I take inspiration from the buffalo and those working for them, but I'm clearly not a buffalo. My nature is quite directed and pointed at you politicians, you wealthy interests, and even you poorer ones who would sell out solidarity for your piece of the pie. I take aim at myself, perhaps, most of all. Isn't that the proper way to be carnivorous?

    I've made horrible mistakes at times toward those I love, even recently. I can't let go of moments of bliss on Yellowstone boardwalks or on DC couches, beds, and woods. I can't seem to allow new moments of bliss to arrive in their place. In a world where I can't have mine, I seem prone to make sure others can't have theirs. In my world, brucellosis might be my own craving and insecurity, the thing I must sanitize away and destroy any that has it in its path. It's the decay of relationships, the poisoned meat, the reality that keeps popping up. I wish certain things would go away that have no bearing on anything that matters. What am I talking about? Many of you will know exactly what and who? For those of you who are primarily wondering what this has to do with Yellowstone, wondering if I'm off my rocker, I smile. Pity me; I'm also infested. And, this infestation will in fact get into what you most would like to control, and you will not be able to resist it.

    I think that's my way of saying that I'll be in Yellowstone soon, and I will be joining those who continue to turn this land into a zoo "for the benefit and enjoyment of the people." It also suggests to me that perhaps I sense you won't take me seriously, dismiss me as a rambling poet. But, these are just words. And, we can all have a good laugh. I'm quite serious, though. I cannot get my romantic moments back; they are long gone. I have new and special ones that have since taken their place. I can work to stop you from making this place, Yellowstone, simply one that blows up in all of our faces more than it one day shall probably long after we decay. When buffalo and elk and wolves and grizzlies roam, and when WE roam as well, we will all be better off. When we turn back centuries of genocide, we will be better off. Then, the rock we roll, the one we will roll until we die, will be dramatically better. In doing and in being, there can be virtue. That, I'm sure of, but not all doing is good, and I have no doubts that what the National Park Service and the Montana Department of Livestock are doing isn't. I am not doing so hot, either, but I promise you that I will do better.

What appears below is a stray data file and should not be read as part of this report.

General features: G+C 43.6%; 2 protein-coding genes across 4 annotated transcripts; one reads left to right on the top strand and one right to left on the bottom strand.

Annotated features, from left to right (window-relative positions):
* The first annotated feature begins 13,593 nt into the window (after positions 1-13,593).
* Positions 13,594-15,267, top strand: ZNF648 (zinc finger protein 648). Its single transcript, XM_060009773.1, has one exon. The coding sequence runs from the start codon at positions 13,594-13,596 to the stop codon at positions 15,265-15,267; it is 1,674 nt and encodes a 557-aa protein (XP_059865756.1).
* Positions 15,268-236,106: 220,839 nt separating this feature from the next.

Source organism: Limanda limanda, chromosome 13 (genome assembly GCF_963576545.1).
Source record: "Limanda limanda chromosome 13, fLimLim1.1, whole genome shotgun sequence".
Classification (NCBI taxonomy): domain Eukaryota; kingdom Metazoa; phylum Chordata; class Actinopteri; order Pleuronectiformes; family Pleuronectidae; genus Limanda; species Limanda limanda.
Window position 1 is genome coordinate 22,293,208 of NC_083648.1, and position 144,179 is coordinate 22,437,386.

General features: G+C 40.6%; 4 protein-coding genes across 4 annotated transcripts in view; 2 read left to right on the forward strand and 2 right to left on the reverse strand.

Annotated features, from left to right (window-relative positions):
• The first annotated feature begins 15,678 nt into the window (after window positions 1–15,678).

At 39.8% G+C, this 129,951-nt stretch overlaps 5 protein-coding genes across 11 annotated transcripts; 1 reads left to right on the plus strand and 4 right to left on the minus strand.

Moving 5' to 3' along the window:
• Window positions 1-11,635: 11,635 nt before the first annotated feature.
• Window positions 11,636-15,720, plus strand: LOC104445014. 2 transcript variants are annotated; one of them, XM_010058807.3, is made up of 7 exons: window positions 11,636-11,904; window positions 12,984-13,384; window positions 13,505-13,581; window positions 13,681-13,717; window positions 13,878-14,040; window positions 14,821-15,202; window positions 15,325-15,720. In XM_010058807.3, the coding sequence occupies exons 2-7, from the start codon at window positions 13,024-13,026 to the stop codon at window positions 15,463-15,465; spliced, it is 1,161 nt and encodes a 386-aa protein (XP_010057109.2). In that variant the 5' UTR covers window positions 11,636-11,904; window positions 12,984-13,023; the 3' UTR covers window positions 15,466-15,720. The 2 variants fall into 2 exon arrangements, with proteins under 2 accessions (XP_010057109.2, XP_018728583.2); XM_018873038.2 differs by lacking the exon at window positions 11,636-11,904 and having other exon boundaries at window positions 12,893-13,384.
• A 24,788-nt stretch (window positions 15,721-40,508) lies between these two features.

And, to you who know what else I'm talking about, I'm far less confident and more tentative, but you know that I'm going to keep trying. Erotic and soulful, crazy and rational...kindred and singular, splendidly diverse, like each drop of the ocean.

    And, ummm...Kim, I'm sorry. Maybe, I shouldn't have said that much, but the impact of that night, you know, ummm...Yellowstone magic, and I think, mistakes and all, you helped me in a significant way to where I am now.

    And, finally, to Yellowstone, my beloved, what else? I'm coming soon.

    Jim